The family of the first victim to die in the 2001 anthrax attacks will get $2.5 million from the U.S. government under a settlement reached last week, according to court documents.
Bob Stevens, 63, worked as a photo editor for American Media Inc. and was the first of five deaths from the attacks. He died October 5, 2001, after inhaling anthrax that investigators believe was in a letter sent to American Media, the publisher of the Sun and National Enquirer tabloids, at its offices in Boca Raton, Florida.
The FBI eventually blamed the attacks on a civilian scientist at the Army's biological research laboratory at Fort Detrick, Maryland. The suspect, microbiologist Bruce Ivins, had a history of mental illness and killed himself in 2008 before investigators brought charges against him, federal prosecutors said.
Stevens' family sued the government for $50 million in 2003, arguing that the military laboratory in Maryland that was identified as the source of the bacterium should have had tighter security.
A settlement notice dated November 23 was filed in U.S. District Court for the Southern District of Florida.
A separate stipulation of settlement document filed with the court said the government admitted no blame in the case. It also said attorneys fees owed by the Stevens family would come out of the settlement money, at no more than 25% of the total.
On October 31, the lawyer for Stevens' family said a settlement had been reached but that final details had to be worked out with the Justice Department.
"I think the family was vindicated that the government has agreed to settle the case with them in spite of the fact that they put up a lot of roadblocks," the lawyer, Richard Schuler, said in October.
Stevens and his wife, Maureen, were married 27 years, and there is "still a hole in her life as far as her husband is concerned," Schuler said then.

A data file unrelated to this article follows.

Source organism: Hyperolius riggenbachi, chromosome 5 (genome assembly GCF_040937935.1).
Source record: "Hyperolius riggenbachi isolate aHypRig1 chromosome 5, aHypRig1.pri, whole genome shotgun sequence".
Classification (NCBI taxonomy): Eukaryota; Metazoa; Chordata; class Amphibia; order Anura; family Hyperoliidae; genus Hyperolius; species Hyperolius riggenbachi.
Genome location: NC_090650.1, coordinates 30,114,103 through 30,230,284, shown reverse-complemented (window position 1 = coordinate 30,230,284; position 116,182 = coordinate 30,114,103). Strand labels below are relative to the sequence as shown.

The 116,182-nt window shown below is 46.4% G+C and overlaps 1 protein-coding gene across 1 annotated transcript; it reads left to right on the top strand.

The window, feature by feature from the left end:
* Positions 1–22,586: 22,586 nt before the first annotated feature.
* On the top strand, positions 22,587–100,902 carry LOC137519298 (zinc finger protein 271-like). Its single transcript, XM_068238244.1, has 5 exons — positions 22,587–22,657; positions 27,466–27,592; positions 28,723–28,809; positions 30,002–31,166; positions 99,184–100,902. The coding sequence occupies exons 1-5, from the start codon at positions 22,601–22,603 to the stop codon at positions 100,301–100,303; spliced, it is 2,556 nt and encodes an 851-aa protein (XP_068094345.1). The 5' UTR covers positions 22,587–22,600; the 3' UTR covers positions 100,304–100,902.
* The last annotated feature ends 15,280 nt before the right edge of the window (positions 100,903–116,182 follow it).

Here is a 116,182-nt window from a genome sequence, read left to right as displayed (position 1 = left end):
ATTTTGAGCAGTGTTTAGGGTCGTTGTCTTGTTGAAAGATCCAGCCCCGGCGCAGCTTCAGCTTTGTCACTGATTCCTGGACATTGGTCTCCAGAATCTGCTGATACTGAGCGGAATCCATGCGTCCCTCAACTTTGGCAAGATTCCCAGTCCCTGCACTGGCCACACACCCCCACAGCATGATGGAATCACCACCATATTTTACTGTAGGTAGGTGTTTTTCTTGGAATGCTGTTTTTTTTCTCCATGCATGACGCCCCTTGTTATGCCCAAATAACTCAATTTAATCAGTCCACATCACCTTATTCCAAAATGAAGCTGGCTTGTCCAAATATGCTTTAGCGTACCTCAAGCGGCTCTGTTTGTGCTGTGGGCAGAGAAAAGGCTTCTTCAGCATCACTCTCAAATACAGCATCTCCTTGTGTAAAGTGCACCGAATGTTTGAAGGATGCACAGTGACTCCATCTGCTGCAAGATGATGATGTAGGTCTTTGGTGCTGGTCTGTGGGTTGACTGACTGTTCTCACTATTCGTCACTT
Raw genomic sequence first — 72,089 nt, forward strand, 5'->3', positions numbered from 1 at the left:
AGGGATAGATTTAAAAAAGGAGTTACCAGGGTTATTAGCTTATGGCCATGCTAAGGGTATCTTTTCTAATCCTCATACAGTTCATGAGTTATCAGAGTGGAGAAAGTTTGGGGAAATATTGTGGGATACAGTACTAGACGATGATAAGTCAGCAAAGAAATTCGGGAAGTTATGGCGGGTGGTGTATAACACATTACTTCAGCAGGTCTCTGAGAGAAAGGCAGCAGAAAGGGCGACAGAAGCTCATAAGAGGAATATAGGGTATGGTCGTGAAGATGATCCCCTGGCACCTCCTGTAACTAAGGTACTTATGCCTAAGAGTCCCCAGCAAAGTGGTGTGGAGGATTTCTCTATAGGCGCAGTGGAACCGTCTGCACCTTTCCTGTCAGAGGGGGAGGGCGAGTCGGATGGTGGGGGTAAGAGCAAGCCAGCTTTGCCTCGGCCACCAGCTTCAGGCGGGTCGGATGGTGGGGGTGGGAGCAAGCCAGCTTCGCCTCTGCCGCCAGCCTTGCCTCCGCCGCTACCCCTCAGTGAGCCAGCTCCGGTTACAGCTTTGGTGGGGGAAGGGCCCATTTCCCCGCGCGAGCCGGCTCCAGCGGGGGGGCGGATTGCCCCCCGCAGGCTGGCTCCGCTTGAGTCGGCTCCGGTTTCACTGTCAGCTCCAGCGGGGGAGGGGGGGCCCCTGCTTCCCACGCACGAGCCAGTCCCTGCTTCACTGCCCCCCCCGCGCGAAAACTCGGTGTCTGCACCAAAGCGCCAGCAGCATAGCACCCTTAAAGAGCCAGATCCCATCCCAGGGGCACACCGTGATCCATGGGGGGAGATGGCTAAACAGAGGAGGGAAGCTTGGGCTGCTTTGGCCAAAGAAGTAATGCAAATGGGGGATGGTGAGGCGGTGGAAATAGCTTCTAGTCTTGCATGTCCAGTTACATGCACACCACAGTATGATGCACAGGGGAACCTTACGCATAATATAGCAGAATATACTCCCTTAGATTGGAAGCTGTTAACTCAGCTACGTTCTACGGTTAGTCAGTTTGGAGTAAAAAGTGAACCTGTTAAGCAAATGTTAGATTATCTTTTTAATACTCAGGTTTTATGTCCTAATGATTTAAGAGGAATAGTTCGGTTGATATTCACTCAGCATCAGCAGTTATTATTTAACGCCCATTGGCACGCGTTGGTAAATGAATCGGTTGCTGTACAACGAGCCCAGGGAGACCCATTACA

"It's a horrible, painful death, that they had to witness their loved one go through," Schuler said. "It's something that they'll never forget."
A February report by the National Academy of Sciences concluded that the FBI's evidence was "consistent with" the government's findings that the anthrax spores used in the attack came from Ivin's lab, but it could not reach a "definitive conclusion" based on the scientific evidence alone.
But the FBI and the Justice Department stand by their findings, saying that scientific testing gave agents "valuable investigative leads" that led them to Ivins.
The CNN Presents investigation "Death by Mail: The Anthrax Letters" revealed that since the 2001 anthrax letters the federal government has spent $19 billion to fight the threat of biological attacks. More than a thousand new labs have since opened to research so-called "special agents" and the government now counts nearly 15,000 workers handling germs such as Ebola, plague, and anthrax - about twice as many as before the anthrax letters.
Given the heightened concerns over the threat of a rogue insider, the FBI now checks potential workers for felonies and ties to terror groups. But proposed reforms like psychological screening or requiring two people in labs have gone nowhere, with scientists who have reviewed the issue calling those proposals intrusive, expensive and impractical.
Why is Congress so polarized, so gridlocked today? In part, it is because incumbents so rarely have to answer to the American voter.
In the past decade, 78% of the seats in the U.S. House of Representatives did not change party hands, even once. One expert says as few as 20 races can be considered toss-ups next year, out of a total of 435 seats in the House.